The display of Goya’s work is similarly truncated, with only 40-odd etchings, from four of the artist’s most famous series: “The Caprices (Los Caprichos),” published in 1799; “The Disasters of War (Los Desastres de la Guerra),” executed between 1810 and 1820, but not published until 1863, thirty-five years after the artist’s death; “The Art of Bullfighting (La Tauromaquia),” published in 1816; and “The Proverbs (Los Proverbios),” executed between 1815 and 1823, but again not published until 1864.
However, in this case the artist benefits from not being shown in his entirety. The number of separate etchings in those four series alone comes to more than 200. If they were all on display, most of the viewing public, I’m willing to bet, would more find it terribly wearing to look at all of them.
These etchings are all small and detailed and in black-and-white – all of which means that each and every one demands (and rewards) close and detailed examination.
How wearing this can be was amply demonstrated for me at two otherwise splendid exhibitions featuring these same prints in recent years -- the great Goya show at the Museum of Fine Arts, Boston, in 2014 and the equally-grand exhibition of Romantic art at the Yale University Art Gallery in 2015.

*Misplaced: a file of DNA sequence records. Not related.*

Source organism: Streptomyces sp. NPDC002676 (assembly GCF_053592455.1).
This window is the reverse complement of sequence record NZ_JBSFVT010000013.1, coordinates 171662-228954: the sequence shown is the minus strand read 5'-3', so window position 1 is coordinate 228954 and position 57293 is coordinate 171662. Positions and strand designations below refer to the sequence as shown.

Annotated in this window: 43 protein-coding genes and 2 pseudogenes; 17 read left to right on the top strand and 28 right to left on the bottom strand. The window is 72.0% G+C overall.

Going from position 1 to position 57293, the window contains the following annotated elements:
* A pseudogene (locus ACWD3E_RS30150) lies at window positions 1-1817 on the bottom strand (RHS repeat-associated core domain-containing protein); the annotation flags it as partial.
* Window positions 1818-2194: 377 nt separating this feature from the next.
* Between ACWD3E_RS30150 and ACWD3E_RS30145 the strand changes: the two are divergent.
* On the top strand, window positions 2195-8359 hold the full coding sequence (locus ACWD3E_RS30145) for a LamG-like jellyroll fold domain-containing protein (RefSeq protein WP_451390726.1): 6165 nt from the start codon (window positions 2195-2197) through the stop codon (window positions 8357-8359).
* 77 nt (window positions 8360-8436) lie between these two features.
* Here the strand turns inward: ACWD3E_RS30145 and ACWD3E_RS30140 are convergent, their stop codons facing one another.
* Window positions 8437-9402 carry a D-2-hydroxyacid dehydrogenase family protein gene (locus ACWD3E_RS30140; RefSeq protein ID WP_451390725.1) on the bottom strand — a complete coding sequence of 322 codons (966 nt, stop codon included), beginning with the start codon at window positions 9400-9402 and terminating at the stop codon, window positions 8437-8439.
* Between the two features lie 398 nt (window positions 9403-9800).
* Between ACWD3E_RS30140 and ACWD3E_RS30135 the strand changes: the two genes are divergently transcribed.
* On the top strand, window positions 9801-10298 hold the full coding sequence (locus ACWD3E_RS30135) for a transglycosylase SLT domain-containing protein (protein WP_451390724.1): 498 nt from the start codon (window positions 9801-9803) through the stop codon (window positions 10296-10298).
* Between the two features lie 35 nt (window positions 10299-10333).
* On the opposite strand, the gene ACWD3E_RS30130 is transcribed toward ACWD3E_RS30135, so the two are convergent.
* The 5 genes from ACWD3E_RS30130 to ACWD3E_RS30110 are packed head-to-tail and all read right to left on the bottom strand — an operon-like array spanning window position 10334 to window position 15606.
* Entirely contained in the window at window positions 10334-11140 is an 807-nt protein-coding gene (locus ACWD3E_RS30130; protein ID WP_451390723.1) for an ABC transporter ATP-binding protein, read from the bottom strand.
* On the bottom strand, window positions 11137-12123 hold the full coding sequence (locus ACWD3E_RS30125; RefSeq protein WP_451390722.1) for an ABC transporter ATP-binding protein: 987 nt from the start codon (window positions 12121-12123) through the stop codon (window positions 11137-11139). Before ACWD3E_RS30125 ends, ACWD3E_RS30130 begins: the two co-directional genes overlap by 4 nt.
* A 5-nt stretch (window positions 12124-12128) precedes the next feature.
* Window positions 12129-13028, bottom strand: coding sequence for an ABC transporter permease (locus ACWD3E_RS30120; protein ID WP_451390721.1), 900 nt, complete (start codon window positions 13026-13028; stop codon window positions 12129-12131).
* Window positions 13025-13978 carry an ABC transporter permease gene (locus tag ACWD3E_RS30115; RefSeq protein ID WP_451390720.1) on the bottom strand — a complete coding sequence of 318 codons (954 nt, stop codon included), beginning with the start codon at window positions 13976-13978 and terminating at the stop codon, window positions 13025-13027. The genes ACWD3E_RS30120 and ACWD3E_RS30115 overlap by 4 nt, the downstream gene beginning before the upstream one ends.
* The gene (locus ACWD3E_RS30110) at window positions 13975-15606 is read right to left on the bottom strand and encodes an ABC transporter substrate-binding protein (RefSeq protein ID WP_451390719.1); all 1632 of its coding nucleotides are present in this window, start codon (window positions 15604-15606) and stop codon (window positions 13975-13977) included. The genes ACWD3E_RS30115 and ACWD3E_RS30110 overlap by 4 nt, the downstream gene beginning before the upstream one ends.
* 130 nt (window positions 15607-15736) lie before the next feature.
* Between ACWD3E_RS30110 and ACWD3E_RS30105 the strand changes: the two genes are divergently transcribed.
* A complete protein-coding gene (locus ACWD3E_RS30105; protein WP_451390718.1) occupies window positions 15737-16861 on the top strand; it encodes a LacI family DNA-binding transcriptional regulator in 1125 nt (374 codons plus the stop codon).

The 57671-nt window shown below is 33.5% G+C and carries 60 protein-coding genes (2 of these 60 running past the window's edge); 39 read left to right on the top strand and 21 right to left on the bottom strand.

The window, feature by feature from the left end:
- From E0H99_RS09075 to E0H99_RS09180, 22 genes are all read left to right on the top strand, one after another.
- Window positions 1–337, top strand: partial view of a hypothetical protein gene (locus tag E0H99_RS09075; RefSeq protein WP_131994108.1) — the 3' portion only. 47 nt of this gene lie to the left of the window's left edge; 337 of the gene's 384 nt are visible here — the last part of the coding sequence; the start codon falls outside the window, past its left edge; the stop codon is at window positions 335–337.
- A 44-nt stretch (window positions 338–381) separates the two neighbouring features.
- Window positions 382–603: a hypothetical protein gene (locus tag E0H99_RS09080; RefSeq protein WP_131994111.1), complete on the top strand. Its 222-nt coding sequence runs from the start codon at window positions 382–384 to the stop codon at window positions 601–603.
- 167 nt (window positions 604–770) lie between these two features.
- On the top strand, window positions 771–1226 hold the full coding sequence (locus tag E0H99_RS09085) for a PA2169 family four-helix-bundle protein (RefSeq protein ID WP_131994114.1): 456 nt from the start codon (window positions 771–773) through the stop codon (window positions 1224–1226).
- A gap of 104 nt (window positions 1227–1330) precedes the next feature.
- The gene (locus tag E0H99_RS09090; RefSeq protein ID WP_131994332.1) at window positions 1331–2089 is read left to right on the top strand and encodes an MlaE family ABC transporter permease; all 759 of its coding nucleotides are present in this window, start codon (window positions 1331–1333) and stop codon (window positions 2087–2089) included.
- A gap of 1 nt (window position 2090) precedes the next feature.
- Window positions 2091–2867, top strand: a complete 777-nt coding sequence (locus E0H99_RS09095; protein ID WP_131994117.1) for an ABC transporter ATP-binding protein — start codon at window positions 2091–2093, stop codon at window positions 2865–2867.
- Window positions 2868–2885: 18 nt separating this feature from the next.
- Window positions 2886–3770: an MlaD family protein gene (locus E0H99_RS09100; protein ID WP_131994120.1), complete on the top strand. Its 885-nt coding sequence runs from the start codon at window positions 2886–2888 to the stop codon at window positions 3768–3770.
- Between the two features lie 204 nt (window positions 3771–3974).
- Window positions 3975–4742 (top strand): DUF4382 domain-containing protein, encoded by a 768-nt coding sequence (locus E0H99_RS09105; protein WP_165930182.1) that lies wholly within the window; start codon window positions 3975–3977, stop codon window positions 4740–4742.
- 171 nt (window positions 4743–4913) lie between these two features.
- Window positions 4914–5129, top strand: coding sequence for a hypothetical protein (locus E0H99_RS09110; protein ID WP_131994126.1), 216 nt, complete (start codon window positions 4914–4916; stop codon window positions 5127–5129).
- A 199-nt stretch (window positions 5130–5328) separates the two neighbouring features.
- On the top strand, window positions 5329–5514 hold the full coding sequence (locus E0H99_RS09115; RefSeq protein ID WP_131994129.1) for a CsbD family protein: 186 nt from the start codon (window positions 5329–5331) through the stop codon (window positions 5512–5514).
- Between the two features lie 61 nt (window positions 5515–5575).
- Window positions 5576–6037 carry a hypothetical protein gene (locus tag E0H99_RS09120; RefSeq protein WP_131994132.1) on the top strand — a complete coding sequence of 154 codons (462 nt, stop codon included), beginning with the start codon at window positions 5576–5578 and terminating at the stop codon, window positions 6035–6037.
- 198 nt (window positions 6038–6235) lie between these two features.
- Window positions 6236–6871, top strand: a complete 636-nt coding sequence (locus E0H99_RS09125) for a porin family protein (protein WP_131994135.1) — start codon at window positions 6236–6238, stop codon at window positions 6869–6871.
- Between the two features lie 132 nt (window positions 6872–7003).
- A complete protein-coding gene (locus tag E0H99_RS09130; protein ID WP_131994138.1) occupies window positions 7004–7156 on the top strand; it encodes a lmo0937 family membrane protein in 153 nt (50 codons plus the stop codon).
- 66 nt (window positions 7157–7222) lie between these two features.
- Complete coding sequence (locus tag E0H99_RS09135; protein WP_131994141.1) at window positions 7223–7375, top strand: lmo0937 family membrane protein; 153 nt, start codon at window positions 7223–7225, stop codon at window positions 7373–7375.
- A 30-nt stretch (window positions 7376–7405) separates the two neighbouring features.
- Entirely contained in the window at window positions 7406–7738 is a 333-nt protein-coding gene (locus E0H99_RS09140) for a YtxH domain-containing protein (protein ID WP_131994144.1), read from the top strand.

Both of these shows exhibited quantities of these Goya etchings -- too many to take them all in. By contrast, the number of Goyas on view at the Brooklyn Museum is just large enough to whet one’s appetite for them, and leave one wanting to see more of them instead making one feel stuffed to the gills.
There are so many gems in this group that I can’t begin to list them all. But I will say that only “The Disasters of War” deals directly with “the profound repercussions of revolution, war, and civil unrest.”
The bullfighting sequence deals with bullfighting, as you might expect, and by all accounts the artist appears to have admired and been fascinated, not outraged, by this most characteristically Spanish sport (no matter how completely its allure escapes most non-Latinos).
“The Caprices” and “The Proverbs” are even less easily pigeonholed into political commentaries. No doubt heavy-handed postmodernist art historians have already read abstruse commentaries into at least some of these images on whatever governmental rules were in effect or officials were in power at the moment when they were made.
I prefer to look at these images for myself, to read only the cryptic & frequently mystifying titles that the artist gave them, and to try to figure out for myself what may or may not be going on.
I rejoice in Goya’s curious (but so often moving) little people, enacting their comic, ribald, violent or tragic scenes, and his quaint little animals and fantastic animal/human amalgams.